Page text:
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was a policy intended to act in the inter- flow steadily through the passes and val. ests of peace and harmony, since it was leys of the Alleghanies and to build up theo believed in England by others be- the great West. By 1840 the total popusides Pitt, that the two races would more lation of the United States was nearly happily, and successfully work out their eighteen millions, of whom one million five political fortunes apart from each other in hundred thousand now lived in Ohio, those early days.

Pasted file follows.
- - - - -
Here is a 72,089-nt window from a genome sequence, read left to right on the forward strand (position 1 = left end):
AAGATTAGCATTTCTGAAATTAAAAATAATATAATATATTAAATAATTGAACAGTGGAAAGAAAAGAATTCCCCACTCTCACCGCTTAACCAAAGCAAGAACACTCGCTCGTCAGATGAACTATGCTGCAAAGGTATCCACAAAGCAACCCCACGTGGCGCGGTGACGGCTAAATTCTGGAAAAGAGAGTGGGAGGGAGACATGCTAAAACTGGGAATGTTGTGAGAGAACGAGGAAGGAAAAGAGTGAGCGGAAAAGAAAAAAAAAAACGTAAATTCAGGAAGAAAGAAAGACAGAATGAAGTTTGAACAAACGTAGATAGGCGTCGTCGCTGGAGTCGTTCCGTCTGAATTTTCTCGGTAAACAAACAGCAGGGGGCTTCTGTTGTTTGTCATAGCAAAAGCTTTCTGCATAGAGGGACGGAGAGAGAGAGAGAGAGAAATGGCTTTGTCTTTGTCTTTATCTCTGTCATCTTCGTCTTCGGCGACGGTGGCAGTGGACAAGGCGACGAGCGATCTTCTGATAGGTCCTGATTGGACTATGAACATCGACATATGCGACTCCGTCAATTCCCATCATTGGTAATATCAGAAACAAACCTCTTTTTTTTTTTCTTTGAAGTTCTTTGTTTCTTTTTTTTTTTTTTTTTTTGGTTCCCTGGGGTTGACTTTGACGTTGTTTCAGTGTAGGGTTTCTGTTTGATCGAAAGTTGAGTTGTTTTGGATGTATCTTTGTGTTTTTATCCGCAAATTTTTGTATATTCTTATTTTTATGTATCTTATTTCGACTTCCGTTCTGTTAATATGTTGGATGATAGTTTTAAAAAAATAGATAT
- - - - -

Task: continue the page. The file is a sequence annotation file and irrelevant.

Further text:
seven hundred thousand in Indiana, five The total population of all British North hundred thousand in Illinois, over thirtyAmerica did not at that time reach one one thousand in Wisconsin - all States hundred and eighty thousand souls, of carved out of that North-West which was whom at least one hundred thousand were once claimed by France, and might have French Canadians. Nova Scotia was then remained in English hands, had English confined to her present provincial limits; statesmen been more firm and had felt New Brunswick extended from the Gulf any confidence in the future of Canada. of St. Lawrence on the east to the ill-de. The Federal Union of 1789 had, during fined boundary of Maine on the west, and this period, increased from thirteen to from Lower Canada on the north to the twenty-six States in itself very eloquent Bay of Fundy and Nova Scotia on the evidence of the material development of south. Lower Canada was then confined the country, and of the success of the fedto the country on both sides of the St. eral system of government. Lawrence River, from Labrador and the During this period of forty years CanGulf to the river Ottawa, which formed ada passed through some of the most trythe eastern boundary of the province of ing crises of her history, which have Upper Canada, which extended indefi- largely influenced her political and matenitely westward to Lakes Huron and Su- rial development to the present time. perior, and was bounded on the south by With the causes of the war of 1812 the the St. Lawrence River, and the Lakes. Canadian people had nothing whatever to By 1800 we find that the present Domin. do; it was quite sufficient for them to ion and the United States had practically know that it was their duty to assist En. entered on the work of developing the gland with all their might and submit to great country now within their respective any sacrifices, which the fortunes of war jurisdictions. The remarkable vigor and might necessarily bring to a country which enterprise, displayed by the people of the became the principal scene of conflict. new federation from the very commence- No Canadians would willingly see a repement of their history as an independent tition of that contest between peoples who nation, gave them a vantage.ground at the should be always friends, but they can outset over provinces with diverse nation. nevertheless look back to the history of alities and interests, without any common the struggle with the conviction that, bond of union except their fealty to En- wherever duty claimed the presence and gland, whose public men and people, as a aid of Canadians, they were ready and rule in those days, took little interest in never failed to show their ability to defend their development, and many of whom their land and homes. The history of the always seemed possessed by the idea that battles of Queenston Heights, Stoney it was only a question of time when these Creek, Chrysler's Field, Chateauguay, and countries would be absorbed in the Amer. Lundy's Lane, shows that they were not ican Union of States. The period, which won by English regulars exclusively, but extends from 1800 to 1840, was distin- that in all of them the Canadian volunteers guished by the remarkable progress made well performed their part. At Chateauby the United States in population, wealth, guay, Colonel de Salaberry, a French and national strength. Spain and France Canadian officer, with a small force of left the valley of the Mississippi forever, three hundred Canadians, gained so signal and the United States at last possessed a a victory over General Hampton, with at vast territory extending on the north from least four thousand 'men, that he was British North America, the Hudson Bay forced to retreat from Lower Canada. The Territory and Rupert's Land to the Rio war taught the United States that there Grande and the Gulf of Mexico on the was greater strength in Canada than they south, and on the east from the Atlantic to believed when they commenced hostilities. the Pacific Ocean on the west, where the “On to Canada” had been the cry of the nation claimed a great range of coast war-party in the United States for years; reaching even beyond the Columbia River, and there was a general feeling that the and embracing the valuable Oregon coun. upper province could be easily taken and try. The tide of population continued to held, until the close of the struggle, when